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French revolution

French revolution

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French revolution

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  1. French revolution

  2. OVERVIEW • The French Revolution became the most momentous upheaval of the revolutionary age • Replaced the “Old Regime” with a “modern society” • Profoundly influenced future revolutions

  3. Louis XV • Nobility gained influence during reign • Ministers and mistresses exercised undue influence on him • Controlled affairs of the state • Undermined authority of the monarchy • Madame de Pompadour

  4. PARLEMENT • High court of Paris • Power to approve/disapprove king’s decrees • Former members of the middle class • Nobility of the robe – purchased titles • Louis sought to raise funds for Seven Years’ War • Parlement refused • Similar to taxation struggle of English Parliament and James I/Charles I

  5. FRANCE IN 1789 • In many ways the most advanced country in Europe in 18th century • Popultion of 25 million • Wealthiest (not per capita) • Productive economy • More exports than Britain to European continent • French culture dominated the continent • Official language of diplomacy • Center of the Enlightenment • Most powerful military in Europe

  6. THREE ESTATES • First Estate (the clergy) • Less than 1% of population • Exempt from taxation • Second Estate (nobility) • 2-4% of total population • Exempt from taxation • Allowed to tax peasants for personal gain • Third Estate (everyone else) • Bore majority of tax burden

  7. Socio-Economic Data, 1789

  8. TAXES OF THE THIRD ESTATE • Taille – land tax • Tithe – church tax (10% of annual income) • Income tax • Poll tax • Salt tax • Feudal obligations (taxes/fees to landlord)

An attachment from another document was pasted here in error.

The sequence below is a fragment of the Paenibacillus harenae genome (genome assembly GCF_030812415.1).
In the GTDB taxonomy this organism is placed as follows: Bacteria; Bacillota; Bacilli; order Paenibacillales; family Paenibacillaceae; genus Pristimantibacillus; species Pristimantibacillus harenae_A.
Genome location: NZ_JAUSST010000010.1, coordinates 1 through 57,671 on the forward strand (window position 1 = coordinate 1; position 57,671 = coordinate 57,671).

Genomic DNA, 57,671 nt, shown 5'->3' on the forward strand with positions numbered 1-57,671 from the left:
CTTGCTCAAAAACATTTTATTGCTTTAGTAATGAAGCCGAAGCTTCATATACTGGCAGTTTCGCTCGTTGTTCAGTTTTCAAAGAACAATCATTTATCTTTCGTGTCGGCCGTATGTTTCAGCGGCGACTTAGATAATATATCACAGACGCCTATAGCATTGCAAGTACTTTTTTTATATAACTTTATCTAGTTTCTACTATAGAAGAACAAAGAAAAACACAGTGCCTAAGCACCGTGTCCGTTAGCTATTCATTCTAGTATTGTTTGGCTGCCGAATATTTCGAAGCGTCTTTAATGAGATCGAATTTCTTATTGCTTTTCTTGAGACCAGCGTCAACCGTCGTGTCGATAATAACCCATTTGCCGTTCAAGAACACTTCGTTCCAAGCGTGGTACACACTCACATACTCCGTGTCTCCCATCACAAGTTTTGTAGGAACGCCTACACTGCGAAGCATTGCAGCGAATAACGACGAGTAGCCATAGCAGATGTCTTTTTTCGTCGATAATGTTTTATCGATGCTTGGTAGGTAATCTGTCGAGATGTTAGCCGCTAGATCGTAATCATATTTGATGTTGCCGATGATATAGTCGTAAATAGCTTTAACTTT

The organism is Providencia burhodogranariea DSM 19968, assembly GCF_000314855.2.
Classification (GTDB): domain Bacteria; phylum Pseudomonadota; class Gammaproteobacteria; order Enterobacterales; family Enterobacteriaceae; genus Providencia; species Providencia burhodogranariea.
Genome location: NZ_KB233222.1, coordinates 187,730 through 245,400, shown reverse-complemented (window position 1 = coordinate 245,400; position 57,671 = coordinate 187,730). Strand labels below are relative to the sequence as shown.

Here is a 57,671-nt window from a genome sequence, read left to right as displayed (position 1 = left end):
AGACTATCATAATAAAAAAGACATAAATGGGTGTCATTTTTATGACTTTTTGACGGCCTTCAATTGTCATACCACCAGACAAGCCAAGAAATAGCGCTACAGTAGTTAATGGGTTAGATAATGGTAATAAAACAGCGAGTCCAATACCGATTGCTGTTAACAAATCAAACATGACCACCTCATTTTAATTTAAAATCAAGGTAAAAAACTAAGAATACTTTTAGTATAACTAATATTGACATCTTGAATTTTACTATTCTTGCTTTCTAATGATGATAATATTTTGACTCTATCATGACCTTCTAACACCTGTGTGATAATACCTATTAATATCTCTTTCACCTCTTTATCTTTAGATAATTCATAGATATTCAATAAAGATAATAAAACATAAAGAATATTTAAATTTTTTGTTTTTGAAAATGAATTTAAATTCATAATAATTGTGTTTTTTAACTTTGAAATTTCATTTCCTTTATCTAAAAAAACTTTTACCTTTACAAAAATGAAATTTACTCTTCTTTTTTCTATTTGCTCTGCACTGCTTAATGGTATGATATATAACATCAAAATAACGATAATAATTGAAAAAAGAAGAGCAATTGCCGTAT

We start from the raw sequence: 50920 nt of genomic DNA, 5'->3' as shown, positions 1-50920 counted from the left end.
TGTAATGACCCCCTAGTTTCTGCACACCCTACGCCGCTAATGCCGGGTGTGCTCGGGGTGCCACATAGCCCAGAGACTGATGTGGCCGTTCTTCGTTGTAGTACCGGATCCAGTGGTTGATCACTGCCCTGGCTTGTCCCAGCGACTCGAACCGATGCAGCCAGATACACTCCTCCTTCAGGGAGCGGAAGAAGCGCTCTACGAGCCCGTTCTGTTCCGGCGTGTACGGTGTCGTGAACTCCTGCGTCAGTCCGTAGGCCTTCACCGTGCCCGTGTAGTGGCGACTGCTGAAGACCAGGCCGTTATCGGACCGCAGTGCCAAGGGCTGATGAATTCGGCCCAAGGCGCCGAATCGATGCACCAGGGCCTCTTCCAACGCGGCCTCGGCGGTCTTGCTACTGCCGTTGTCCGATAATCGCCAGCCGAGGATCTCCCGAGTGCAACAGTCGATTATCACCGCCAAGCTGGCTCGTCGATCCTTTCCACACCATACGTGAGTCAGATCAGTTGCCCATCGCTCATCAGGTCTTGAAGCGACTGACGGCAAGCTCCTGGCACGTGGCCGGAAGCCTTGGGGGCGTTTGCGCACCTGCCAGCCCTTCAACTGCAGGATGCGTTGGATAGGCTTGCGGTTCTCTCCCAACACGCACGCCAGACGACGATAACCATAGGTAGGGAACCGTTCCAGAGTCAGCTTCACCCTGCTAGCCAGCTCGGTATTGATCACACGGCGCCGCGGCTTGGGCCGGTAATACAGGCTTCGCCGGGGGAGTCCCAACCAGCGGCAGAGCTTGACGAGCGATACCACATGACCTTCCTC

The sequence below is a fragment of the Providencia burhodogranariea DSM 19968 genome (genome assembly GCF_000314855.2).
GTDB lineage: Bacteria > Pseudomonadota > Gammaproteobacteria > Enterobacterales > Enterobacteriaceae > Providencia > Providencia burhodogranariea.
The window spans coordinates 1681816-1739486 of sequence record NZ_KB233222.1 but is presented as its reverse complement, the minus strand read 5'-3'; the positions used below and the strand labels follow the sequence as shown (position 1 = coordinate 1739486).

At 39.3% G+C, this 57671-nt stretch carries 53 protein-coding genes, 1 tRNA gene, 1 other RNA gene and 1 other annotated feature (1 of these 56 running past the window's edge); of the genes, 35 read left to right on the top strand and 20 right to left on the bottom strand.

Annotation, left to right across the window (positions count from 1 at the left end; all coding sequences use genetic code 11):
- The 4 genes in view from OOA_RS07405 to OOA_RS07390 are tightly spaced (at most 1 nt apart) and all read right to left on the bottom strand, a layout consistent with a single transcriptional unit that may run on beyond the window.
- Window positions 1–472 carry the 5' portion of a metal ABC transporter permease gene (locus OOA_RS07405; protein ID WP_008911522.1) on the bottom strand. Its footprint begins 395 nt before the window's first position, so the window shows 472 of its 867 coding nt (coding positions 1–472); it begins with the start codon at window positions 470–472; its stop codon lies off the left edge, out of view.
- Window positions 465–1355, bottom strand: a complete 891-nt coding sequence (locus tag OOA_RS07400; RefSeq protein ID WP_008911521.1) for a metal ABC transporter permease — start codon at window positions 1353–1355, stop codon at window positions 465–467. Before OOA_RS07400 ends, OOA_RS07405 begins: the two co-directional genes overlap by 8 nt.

9. The French Urban Poor

  10. LETTRES de CACHET • The French king could warrant imprisonment or death in a signed letter under his seal. • A carte-blanche warrant. • Cardinal Fleury issued 80,000 during the reign of Louis XV! • Eliminated in 1790.


  12. LONG TERM CAUSES – Breakdown of an old order • Partially influenced by American Revolution • Increasing criticism of French government was spurred by rising expectations of the Enlightenment • Political theories, laissez faire economics, criticism of government inefficiency, corruption and privileges of the aristocracy • Divine right theory no longer fit in the age of “enlightened despots”

  13. LONG TERM CAUSES – Three Estates • Three Estates system did not reflect the realities of wealth and ability in French society • Bourgeoisie demanded political and social power be congruent with their emerging economic power • Resented the First and Second Estates who held all social and political power • Wanted reduction of privileges of the nobility and tax relief for themselves

  14. LONG TERM CAUSES – Class Conflict • Parallel social interests between the nobility and the bourgeoisie • Plagued by internal rivalries • Bourgeoisie frustrated by social position, united by economic position • Rise up to lead Third Estate in the Revolution • Resulted in the abolition of feudal privileges and established a capitalist system based on individualism and market economy

  15. IMMEDIATE CAUSES – Financial Mismanagement • During reign of Louis XIV, France went nearly bankrupt • By 1780’s nearly half of budget went to pay interest • Participation in American Revolution • Could not declare bankruptcy • No central bank, no paper currency, no means of creating credit • ONLY WAY TO INCREASE REVENUE WAS TO INCREASE TAXES!!!

  16. FRENCH BUDGET 1774

  17. IMMEDIATE CAUSES – Financial Mismanagement • Government dependent on poorest classes • Taxed to the max • Mercantilist economy • Inflation (1730-1780s) • Increased prices, but wages remained the same • Privileged classes refused to pay any taxes • Parlements controlled by nobility • Blocked tax increases, as well as new taxes • Forced king to share power with Second Estate